Methods

Study population and sampling framework

This survey was performed in urban and rural regions of Iran in 2015 as the fifth national study of a school-based surveillance program entitled the Childhood and Adolescence Surveillance and Prevention of Adult Non-communicable disease (CASPIAN-V) study. The study was conducted on students in primary and secondary schools aged 7–18 years. Selection of 14,286 students was done by multistage, stratified cluster sampling method from 30 provinces of the country (48 clusters of 10 students in each province). Descriptions of sampling and operation details of the study has been published previously [9]. The Research and Ethics Council of Isfahan University of Medical Sciences (code: 194049) ratified the study protocol. Written and verbal agreements were taken from all the parents and students, respectively.

Questionnaires

Two sets of the questionnaires were completed for students and their parents. The validate and reliable questionnaires were obtained from Global School Student Health Survey (GSHS) and translated to Persian [10]. The validity and reliability of the questionnaires has been assessed previously [11].

The student’s questionnaire, filled out by trained staff, had questions regarding the body image, and psychosocial environment of school, dietary habits, life-style habits and violence behavior. A team of health care professionals monitored all process.

The parent’s questionnaire, completed by trained interviewers, included questions about family composition, economic and socio-demographic factors and genetic determinants (family history of hypertension, diabetes, obesity), past history of student (birth weight, breastfeeding, type of complementary food), family dietary habits were included in the parent’s questionnaire.

Anthropometric measurements

Examinations were performed under standard protocols using calibrated instruments. The project team measured height, weight, and waist circumference using standard protocols which were described previously in details [12]. Body mass index (BMI) was calculated by dividing weight (kg) to height squared (m2). We used the WHO growth charts to categorize BMI [13]. Blood pressure was measured in the sitting position on the right arm using a standard mercury sphygmomanometer. It was measured two times with 5-min interval and the average was registered [14].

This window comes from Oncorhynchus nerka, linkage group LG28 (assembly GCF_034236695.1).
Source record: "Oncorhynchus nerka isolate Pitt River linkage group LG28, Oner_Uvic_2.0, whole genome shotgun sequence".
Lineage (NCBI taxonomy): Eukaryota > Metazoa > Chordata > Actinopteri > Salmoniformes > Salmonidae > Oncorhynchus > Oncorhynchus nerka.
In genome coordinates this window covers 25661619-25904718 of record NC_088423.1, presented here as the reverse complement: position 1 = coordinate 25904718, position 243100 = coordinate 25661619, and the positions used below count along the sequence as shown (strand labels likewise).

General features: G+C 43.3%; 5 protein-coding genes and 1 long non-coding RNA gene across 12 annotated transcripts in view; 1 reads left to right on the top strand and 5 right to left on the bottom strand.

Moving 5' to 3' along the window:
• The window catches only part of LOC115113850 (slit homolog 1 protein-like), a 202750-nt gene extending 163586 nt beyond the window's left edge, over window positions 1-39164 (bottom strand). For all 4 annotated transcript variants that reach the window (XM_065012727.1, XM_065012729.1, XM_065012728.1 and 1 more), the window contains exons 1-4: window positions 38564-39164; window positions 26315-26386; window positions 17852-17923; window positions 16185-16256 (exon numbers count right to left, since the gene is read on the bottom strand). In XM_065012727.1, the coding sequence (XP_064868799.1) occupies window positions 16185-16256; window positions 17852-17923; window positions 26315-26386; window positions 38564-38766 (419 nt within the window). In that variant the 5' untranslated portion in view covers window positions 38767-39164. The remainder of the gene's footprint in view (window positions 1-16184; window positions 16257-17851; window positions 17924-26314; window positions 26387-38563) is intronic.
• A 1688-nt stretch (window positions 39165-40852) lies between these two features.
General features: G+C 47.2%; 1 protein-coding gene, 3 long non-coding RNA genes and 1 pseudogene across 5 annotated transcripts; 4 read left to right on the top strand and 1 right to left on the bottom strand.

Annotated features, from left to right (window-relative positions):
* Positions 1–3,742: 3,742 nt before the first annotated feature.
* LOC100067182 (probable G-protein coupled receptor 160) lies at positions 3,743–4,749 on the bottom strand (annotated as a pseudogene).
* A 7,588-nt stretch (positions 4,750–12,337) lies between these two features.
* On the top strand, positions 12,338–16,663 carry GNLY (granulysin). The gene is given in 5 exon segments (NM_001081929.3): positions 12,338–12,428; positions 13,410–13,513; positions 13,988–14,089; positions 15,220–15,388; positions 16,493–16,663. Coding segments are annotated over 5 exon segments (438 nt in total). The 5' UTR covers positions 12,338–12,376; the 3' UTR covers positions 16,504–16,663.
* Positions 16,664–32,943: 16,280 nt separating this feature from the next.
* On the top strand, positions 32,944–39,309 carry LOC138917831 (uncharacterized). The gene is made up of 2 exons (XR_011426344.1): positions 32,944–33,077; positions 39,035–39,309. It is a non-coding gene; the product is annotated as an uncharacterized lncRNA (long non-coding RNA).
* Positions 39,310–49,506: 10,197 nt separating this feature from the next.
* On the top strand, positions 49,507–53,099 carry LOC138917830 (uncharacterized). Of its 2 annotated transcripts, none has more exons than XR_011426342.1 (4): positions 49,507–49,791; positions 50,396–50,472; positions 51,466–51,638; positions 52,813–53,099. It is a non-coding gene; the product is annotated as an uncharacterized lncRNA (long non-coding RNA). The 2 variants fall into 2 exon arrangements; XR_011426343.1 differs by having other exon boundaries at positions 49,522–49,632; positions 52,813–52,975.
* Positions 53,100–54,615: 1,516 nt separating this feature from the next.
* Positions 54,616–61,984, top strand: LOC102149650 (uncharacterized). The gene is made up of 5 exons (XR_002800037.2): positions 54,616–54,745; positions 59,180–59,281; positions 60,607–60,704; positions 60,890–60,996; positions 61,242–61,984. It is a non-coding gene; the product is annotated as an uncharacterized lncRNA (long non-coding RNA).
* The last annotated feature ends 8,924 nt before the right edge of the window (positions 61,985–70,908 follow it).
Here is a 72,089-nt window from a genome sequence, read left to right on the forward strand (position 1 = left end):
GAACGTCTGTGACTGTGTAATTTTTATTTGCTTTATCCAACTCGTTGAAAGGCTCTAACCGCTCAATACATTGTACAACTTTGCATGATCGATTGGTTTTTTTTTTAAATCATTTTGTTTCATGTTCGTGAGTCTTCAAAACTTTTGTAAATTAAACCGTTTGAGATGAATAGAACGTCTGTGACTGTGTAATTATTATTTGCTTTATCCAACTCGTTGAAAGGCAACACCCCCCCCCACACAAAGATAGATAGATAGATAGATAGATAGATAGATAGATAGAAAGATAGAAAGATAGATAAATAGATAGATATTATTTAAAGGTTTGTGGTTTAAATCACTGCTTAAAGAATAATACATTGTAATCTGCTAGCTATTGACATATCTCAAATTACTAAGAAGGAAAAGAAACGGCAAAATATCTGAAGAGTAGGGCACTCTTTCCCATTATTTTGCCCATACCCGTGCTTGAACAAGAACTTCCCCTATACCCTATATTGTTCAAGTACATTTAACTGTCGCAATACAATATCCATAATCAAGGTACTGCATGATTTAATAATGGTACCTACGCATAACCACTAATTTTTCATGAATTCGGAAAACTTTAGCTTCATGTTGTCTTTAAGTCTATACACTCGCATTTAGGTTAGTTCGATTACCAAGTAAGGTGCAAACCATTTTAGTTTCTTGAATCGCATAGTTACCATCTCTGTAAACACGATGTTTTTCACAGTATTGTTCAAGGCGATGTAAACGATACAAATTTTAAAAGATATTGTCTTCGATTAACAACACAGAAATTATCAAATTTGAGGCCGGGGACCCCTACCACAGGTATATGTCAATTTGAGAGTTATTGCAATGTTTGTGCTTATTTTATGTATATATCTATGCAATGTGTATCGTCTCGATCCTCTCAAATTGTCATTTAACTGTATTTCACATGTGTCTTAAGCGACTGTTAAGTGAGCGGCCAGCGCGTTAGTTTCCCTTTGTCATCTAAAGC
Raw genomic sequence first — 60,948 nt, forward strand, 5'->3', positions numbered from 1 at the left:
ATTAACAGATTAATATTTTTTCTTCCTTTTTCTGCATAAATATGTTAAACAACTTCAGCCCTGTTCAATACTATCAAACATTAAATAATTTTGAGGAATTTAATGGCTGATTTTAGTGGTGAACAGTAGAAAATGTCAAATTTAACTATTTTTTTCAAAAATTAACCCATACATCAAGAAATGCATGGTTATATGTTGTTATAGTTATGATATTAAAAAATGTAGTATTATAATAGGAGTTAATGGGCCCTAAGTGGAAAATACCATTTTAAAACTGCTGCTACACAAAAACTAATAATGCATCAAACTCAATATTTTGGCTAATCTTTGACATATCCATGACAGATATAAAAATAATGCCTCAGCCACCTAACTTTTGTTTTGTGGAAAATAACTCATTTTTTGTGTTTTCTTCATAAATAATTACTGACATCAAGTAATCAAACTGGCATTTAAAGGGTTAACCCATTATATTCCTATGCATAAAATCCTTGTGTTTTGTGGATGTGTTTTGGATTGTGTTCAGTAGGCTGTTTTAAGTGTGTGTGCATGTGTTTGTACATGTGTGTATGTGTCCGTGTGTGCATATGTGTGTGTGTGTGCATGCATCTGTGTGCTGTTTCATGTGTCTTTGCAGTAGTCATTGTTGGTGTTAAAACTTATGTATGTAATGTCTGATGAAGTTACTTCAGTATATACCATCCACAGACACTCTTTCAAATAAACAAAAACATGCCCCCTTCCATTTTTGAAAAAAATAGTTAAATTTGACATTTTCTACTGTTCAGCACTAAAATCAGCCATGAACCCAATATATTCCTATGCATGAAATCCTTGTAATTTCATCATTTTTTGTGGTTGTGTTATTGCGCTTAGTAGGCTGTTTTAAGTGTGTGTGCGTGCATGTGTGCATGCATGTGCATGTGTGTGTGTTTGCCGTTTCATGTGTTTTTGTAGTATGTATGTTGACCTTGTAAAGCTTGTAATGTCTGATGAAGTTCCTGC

Factor definition

The method and items used for calculating family socioeconomic status (SES) were approved previously in the International Reading Literacy Study (PIRLS) [15]. Using principal component analysis, some variables/items including family assets (including house, car and computer), parental education and occupation, as well as the school type (private/public) were summarized in one main component for constructing family SES. Students were classified in low, moderate and high SES based on the score of this component.

For the health-related behaviors (HRB) factor, a validated questionnaire was used for estimating physical activity (hours/day). It was classified as the mild, moderate, vigorous, and extremely vigorous activities. The screen time (ST) behaviors were defined as the sum of the number of hours per day that participants spent watching television (TV), working with personal computer, or playing electronic games [16].

Subjective health complaints (SHC) were assessed by asking children to report the frequency of their experiences of a variety of emotional (feeling low, irritability, feeling nervous, difficulty in getting to sleep) and physical symptoms (headache, stomach ache, backache, feeling dizzy) during the past 6 months. Response options were ‘about every day’, ‘more than once a week’, ‘about every week’, ‘about every month’ and ‘rarely or never’. Then responses were categorized at weekly or more versus rarely or never. Items within the scale have shown an adequate content validity and test–retest reliability [17].